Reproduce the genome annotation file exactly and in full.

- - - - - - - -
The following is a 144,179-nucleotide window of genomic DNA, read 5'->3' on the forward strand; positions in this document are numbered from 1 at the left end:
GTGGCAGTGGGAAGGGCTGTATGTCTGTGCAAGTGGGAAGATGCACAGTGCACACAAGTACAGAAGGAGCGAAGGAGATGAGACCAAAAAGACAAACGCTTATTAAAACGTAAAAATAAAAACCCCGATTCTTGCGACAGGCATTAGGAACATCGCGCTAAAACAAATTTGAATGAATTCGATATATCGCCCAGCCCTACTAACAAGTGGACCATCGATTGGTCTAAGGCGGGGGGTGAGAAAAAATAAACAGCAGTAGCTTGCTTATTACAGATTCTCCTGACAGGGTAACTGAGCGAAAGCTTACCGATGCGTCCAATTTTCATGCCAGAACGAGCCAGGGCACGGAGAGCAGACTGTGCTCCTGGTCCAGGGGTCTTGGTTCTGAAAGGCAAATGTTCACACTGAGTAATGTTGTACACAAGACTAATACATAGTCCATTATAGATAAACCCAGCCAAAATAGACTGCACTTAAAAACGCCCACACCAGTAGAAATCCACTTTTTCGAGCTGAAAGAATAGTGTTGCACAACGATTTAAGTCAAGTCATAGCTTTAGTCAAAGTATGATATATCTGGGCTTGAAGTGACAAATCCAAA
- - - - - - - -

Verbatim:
The following is a 144,179-nucleotide window of genomic DNA, read 5'->3' on the forward strand; positions in this document are numbered from 1 at the left end:
GTGGCAGTGGGAAGGGCTGTATGTCTGTGCAAGTGGGAAGATGCACAGTGCACACAAGTACAGAAGGAGCGAAGGAGATGAGACCAAAAAGACAAACGCTTATTAAAACGTAAAAATAAAAACCCCGATTCTTGCGACAGGCATTAGGAACATCGCGCTAAAACAAATTTGAATGAATTCGATATATCGCCCAGCCCTACTAACAAGTGGACCATCGATTGGTCTAAGGCGGGGGGTGAGAAAAAATAAACAGCAGTAGCTTGCTTATTACAGATTCTCCTGACAGGGTAACTGAGCGAAAGCTTACCGATGCGTCCAATTTTCATGCCAGAACGAGCCAGGGCACGGAGAGCAGACTGTGCTCCTGGTCCAGGGGTCTTGGTTCTGAAAGGCAAATGTTCACACTGAGTAATGTTGTACACAAGACTAATACATAGTCCATTATAGATAAACCCAGCCAAAATAGACTGCACTTAAAAACGCCCACACCAGTAGAAATCCACTTTTTCGAGCTGAAAGAATAGTGTTGCACAACGATTTAAGTCAAGTCATAGCTTTAGTCAAAGTATGATATATCTGGGCTTGAAGTGACAAATCCAAA